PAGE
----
2. Insert expansion: an adjacency pair that comes between the FPP and SPP of the base adjacency pair. Insert expansions interrupt the activity under way, but are still relevant to that action.[8] Insert expansion allows a possibility for a second speaker, the speaker who must produce the SPP, to do interactional work relevant to the projected SPP. An example of this would be a typical conversation between a customer and a shopkeeper:

Customer: I would like a turkey sandwich, please. (FPP base)
Server: White or wholegrain? (Insert FPP)
Customer: Wholegrain. (Insert SPP)
Server: Okay. (SPP base)

3. Post-expansion: a turn or an adjacency pair that comes after, but is still tied to, the base adjacency pair. There are two types: minimal and non-minimal. Minimal expansion is also termed sequence closing thirds, because it is a single turn after the base SPP (hence third) that does not project any further talk beyond their turn (hence closing). Examples of SCT include "oh", "I see", "okay", etc.

4. Silence: Silence can occur throughout the entire speech act but in what context it is happening depends what the silence means. Three different assets can be implied through silence:

  • Pause: A period of silence within a speaker's turn.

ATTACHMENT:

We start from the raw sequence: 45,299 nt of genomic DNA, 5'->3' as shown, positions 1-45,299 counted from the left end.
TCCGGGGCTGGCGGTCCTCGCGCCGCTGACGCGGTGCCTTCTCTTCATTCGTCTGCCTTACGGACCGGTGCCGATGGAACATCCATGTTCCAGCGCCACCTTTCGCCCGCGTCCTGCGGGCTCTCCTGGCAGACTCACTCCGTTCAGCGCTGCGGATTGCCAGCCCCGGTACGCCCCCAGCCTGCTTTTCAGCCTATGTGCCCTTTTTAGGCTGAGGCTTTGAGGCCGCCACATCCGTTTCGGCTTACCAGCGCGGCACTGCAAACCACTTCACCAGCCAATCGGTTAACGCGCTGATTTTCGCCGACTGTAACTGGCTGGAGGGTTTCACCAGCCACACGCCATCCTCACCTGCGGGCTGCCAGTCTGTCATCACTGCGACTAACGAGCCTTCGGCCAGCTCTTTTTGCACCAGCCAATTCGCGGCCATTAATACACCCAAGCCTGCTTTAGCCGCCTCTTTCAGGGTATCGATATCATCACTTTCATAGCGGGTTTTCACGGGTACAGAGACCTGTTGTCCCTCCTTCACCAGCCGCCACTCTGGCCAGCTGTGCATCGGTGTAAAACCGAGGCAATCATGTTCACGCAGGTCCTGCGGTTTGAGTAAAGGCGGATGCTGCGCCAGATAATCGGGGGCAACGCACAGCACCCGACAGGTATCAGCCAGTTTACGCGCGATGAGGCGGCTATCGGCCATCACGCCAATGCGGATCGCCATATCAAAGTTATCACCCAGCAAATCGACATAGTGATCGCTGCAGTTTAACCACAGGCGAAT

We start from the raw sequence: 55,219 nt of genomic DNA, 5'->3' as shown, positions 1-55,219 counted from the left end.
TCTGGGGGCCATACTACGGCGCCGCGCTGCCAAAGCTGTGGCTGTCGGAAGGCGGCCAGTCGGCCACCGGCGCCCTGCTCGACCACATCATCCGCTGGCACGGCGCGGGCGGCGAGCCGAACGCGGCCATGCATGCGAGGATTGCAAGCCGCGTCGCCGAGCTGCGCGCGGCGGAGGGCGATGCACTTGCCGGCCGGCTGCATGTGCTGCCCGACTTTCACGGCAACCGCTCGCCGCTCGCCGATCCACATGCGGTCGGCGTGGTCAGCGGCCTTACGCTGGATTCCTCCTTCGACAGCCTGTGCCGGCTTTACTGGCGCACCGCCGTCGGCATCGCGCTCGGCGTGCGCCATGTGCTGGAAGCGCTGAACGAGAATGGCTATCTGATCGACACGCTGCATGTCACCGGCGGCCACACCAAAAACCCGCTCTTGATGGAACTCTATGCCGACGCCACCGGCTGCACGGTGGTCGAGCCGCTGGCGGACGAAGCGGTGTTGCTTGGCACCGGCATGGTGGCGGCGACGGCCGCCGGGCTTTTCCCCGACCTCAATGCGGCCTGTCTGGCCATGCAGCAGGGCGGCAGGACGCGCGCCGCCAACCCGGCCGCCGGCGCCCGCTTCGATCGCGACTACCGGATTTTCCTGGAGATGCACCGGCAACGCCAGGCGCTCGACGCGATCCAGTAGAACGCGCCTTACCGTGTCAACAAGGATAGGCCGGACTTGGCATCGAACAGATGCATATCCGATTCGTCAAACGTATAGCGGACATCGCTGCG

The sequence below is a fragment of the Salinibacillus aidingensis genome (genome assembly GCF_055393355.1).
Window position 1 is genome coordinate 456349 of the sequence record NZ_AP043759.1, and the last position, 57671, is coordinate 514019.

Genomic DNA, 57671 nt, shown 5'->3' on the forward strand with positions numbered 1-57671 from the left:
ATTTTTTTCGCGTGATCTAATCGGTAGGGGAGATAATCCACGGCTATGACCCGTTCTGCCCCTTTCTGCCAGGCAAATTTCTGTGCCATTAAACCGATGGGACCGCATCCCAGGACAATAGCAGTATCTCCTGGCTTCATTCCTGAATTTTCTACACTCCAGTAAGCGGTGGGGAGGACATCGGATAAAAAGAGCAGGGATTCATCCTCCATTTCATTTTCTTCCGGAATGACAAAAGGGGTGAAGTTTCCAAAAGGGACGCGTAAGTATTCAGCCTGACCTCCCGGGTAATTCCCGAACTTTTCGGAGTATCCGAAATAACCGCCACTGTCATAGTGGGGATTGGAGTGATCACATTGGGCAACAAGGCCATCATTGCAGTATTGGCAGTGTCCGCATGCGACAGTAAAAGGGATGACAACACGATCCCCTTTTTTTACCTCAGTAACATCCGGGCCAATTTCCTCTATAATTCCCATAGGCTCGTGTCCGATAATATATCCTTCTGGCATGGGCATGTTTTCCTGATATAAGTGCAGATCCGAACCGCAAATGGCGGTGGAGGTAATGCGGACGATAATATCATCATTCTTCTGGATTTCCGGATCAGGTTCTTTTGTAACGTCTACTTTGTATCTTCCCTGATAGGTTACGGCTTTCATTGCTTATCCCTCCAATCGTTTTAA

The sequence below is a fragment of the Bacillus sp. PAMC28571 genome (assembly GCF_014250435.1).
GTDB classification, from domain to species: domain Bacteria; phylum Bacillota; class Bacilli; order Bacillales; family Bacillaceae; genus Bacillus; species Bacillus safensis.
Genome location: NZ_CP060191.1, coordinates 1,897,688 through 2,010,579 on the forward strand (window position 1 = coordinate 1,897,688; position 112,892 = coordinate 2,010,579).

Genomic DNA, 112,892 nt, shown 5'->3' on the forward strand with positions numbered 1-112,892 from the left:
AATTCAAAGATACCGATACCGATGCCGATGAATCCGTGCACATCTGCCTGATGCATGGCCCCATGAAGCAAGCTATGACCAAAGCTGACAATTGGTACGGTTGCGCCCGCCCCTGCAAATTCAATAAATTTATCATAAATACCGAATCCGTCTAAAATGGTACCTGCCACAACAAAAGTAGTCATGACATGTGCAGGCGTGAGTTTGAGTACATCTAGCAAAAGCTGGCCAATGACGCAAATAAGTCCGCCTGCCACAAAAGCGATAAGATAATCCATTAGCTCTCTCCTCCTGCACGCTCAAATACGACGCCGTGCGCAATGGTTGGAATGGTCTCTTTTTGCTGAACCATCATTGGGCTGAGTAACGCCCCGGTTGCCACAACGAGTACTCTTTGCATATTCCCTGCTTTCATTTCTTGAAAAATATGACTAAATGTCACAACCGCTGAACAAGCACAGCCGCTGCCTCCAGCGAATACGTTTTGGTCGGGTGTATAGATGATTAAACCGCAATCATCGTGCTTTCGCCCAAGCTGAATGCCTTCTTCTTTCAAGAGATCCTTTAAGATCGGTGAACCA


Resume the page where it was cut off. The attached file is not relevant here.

• Gap: A period of silence between turns.
  • Lapse: A period of silence when no sequence is in progress: the current speaker stops talking, does not select a next speaker, and no one self selects. Lapses are commonly associated with visual or other forms of disengagement between speakers, even if these periods are brief.

Preference organizationEdit

CA may reveal structural (i.e. practice-underwritten) preferences in conversation for some types of actions (within sequences of action) over others. For example, responsive actions which agree with, or accept, positions taken by a first action tend to be performed more straightforwardly and faster than actions that disagree with, or decline, those positions (Pomerantz 1984; Davidson 1984). The former is termed an unmarked turn shape, meaning the turn is not preceded by silence nor is it produced with delays, mitigation and accounts. The latter is termed marked turn shape, which describes a turn with opposite characteristics. One consequence of this is that agreement and acceptance are promoted over their alternatives, and are more likely to be the outcome of the sequence. Pre-sequences are also a component of preference organization and contribute to this outcome (Schegloff 2007).


Repair organization describes how parties in conversation deal with problems in speaking, hearing, or understanding. Repair segments are classified by who initiates repair (self or other), by who resolves the problem (self or other), and by how it unfolds within a turn or a sequence of turns. The organization of repair is also a self-righting mechanism in social interaction (Schegloff, Jefferson, and Sacks 1977). Participants in conversation seek to correct the trouble source by initiating and preferring self repair, the speaker of the trouble source, over other repair (Schegloff, Jefferson, and Sacks 1977). Self repair initiations can be placed in three locations in relation to the trouble source, in a first turn, a transition space or in a third turn (Schegloff, Jefferson, and Sacks).